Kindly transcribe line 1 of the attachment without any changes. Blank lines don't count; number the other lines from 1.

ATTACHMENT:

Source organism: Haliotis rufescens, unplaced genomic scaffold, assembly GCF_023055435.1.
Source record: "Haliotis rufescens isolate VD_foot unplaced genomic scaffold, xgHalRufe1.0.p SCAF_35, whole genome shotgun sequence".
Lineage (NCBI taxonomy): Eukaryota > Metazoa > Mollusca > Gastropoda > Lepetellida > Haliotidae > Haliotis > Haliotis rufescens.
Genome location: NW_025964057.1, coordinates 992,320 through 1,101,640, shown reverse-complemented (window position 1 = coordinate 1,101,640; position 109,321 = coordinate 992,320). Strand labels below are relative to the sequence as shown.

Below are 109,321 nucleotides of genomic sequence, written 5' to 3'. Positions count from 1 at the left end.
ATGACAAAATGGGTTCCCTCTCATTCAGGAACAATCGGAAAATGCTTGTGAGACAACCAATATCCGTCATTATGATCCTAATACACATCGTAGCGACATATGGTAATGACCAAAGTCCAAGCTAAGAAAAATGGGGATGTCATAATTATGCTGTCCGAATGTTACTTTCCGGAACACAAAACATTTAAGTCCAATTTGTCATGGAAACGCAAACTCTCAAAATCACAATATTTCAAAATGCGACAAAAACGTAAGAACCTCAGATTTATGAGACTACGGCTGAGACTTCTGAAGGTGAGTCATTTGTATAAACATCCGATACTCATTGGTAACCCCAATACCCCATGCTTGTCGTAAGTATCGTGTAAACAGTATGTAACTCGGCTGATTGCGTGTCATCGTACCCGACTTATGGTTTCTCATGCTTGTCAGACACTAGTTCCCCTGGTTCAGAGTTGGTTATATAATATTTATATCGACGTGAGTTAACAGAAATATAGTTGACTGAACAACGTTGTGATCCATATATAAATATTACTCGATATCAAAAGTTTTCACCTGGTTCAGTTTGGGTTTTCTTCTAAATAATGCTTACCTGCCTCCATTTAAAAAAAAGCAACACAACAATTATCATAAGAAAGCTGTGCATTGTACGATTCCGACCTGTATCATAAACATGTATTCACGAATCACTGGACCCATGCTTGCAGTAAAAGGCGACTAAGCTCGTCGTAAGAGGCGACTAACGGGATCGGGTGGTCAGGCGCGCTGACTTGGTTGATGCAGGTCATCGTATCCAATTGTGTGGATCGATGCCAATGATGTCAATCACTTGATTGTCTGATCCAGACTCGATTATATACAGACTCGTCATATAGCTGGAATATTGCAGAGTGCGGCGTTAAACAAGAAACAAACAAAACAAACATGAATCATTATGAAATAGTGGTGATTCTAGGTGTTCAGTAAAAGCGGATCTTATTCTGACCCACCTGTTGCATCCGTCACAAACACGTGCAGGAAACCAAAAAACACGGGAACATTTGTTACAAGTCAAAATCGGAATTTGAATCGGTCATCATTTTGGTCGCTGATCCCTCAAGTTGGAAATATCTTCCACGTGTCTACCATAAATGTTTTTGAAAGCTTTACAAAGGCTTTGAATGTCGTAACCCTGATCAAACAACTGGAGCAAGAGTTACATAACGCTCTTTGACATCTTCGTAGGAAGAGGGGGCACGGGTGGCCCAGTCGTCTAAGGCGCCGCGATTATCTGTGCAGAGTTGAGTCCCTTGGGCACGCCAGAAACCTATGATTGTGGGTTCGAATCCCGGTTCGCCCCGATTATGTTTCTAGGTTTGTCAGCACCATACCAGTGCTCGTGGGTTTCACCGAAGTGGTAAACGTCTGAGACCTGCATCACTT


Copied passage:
Source organism: Haliotis rufescens, unplaced genomic scaffold, assembly GCF_023055435.1.